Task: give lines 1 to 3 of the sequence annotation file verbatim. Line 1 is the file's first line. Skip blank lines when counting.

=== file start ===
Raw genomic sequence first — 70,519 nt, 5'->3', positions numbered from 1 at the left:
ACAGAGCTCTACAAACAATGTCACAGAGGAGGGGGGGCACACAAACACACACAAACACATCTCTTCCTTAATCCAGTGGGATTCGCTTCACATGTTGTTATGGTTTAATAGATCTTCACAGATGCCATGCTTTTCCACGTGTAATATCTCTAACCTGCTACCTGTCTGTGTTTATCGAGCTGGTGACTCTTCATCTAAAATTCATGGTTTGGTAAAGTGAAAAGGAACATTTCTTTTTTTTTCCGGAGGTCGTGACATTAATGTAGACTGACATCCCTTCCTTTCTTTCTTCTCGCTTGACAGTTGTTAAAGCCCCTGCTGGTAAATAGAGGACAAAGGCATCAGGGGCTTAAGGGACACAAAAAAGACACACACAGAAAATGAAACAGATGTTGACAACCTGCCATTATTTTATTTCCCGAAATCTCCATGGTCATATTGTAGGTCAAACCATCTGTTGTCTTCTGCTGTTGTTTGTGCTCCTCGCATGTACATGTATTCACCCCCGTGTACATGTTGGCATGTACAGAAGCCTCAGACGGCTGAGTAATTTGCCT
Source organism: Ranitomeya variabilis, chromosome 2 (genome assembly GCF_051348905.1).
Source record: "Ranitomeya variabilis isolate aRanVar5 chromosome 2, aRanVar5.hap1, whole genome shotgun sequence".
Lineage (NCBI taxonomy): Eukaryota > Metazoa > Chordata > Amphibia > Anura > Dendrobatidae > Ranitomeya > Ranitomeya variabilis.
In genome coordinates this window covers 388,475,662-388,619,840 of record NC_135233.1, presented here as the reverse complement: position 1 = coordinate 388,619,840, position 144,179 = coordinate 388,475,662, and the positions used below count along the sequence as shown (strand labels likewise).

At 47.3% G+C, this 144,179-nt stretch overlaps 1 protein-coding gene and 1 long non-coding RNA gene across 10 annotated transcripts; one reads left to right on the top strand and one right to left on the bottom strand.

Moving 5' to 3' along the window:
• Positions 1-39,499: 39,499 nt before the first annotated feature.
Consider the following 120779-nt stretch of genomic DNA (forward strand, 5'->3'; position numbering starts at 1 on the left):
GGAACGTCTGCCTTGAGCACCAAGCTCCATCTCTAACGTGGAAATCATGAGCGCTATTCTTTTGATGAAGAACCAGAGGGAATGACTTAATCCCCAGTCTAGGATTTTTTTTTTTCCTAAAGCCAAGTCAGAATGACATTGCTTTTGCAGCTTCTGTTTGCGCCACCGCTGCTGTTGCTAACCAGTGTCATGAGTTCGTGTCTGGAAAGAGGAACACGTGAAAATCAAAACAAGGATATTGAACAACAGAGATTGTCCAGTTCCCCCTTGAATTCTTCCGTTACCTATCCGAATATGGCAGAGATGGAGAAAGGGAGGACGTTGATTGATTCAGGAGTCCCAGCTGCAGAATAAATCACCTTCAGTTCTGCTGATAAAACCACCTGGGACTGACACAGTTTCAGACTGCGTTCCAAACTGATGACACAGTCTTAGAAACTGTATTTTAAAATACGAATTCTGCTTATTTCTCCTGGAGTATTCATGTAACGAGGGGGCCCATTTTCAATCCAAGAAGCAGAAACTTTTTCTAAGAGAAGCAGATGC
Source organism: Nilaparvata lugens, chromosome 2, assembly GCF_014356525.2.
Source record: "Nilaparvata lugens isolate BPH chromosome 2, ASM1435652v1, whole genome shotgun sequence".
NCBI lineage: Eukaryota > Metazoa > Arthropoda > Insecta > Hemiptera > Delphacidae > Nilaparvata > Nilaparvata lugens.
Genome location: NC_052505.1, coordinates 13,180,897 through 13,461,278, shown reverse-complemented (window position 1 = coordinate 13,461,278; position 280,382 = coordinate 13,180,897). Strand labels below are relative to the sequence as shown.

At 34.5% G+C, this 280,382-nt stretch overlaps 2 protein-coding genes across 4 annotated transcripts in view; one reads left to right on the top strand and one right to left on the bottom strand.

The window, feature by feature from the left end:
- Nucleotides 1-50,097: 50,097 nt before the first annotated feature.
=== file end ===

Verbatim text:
Raw genomic sequence first — 70,519 nt, 5'->3', positions numbered from 1 at the left:
ACAGAGCTCTACAAACAATGTCACAGAGGAGGGGGGGCACACAAACACACACAAACACATCTCTTCCTTAATCCAGTGGGATTCGCTTCACATGTTGTTATGGTTTAATAGATCTTCACAGATGCCATGCTTTTCCACGTGTAATATCTCTAACCTGCTACCTGTCTGTGTTTATCGAGCTGGTGACTCTTCATCTAAAATTCATGGTTTGGTAAAGTGAAAAGGAACATTTCTTTTTTTTTCCGGAGGTCGTGACATTAATGTAGACTGACATCCCTTCCTTTCTTTCTTCTCGCTTGACAGTTGTTAAAGCCCCTGCTGGTAAATAGAGGACAAAGGCATCAGGGGCTTAAGGGACACAAAAAAGACACACACAGAAAATGAAACAGATGTTGACAACCTGCCATTATTTTATTTCCCGAAATCTCCATGGTCATATTGTAGGTCAAACCATCTGTTGTCTTCTGCTGTTGTTTGTGCTCCTCGCATGTACATGTATTCACCCCCGTGTACATGTTGGCATGTACAGAAGCCTCAGACGGCTGAGTAATTTGCCT
Source organism: Ranitomeya variabilis, chromosome 2 (genome assembly GCF_051348905.1).